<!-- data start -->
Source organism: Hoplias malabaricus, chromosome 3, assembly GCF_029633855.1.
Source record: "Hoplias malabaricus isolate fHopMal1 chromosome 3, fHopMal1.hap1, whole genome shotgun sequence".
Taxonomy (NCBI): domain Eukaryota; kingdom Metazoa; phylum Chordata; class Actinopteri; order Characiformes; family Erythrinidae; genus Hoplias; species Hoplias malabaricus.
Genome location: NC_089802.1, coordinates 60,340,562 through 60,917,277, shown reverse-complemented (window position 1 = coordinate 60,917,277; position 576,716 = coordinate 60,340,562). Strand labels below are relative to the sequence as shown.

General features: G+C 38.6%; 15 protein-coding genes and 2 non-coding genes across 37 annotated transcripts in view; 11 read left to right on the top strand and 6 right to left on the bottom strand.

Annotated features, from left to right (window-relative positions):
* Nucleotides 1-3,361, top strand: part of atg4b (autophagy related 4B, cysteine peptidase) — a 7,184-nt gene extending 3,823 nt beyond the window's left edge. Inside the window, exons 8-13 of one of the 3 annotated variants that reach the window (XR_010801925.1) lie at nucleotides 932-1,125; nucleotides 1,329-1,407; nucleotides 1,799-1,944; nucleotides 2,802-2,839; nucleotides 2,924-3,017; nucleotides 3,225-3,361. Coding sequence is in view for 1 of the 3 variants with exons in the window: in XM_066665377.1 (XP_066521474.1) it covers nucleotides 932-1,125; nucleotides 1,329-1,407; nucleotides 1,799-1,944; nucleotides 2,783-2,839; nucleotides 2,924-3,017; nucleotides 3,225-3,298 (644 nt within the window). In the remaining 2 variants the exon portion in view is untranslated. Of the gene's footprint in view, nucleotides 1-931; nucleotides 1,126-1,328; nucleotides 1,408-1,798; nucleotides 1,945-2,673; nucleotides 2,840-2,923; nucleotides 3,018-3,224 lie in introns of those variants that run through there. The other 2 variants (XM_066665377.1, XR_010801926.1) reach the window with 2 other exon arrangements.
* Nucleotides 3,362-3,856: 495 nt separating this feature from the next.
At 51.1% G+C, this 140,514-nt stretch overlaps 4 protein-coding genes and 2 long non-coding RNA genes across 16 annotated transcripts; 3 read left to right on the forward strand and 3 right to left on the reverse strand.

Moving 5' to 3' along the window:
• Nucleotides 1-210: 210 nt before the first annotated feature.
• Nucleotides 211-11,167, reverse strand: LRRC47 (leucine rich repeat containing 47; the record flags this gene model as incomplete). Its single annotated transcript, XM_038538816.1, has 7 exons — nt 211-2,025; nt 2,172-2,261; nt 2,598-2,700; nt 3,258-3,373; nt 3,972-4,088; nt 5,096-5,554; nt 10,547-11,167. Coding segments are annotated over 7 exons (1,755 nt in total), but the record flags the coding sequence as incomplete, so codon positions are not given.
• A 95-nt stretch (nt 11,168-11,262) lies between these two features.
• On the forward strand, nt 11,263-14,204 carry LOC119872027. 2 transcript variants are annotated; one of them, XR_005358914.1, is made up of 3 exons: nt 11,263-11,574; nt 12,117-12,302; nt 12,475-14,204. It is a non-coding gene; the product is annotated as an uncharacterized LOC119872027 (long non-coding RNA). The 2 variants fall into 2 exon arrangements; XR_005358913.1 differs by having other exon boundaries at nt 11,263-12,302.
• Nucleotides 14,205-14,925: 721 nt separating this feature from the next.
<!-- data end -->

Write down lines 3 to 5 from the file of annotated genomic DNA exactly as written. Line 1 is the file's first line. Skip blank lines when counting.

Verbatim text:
Taxonomy (NCBI): domain Eukaryota; kingdom Metazoa; phylum Chordata; class Actinopteri; order Characiformes; family Erythrinidae; genus Hoplias; species Hoplias malabaricus.
Genome location: NC_089802.1, coordinates 60,340,562 through 60,917,277, shown reverse-complemented (window position 1 = coordinate 60,917,277; position 576,716 = coordinate 60,340,562). Strand labels below are relative to the sequence as shown.

General features: G+C 38.6%; 15 protein-coding genes and 2 non-coding genes across 37 annotated transcripts in view; 11 read left to right on the top strand and 6 right to left on the bottom strand.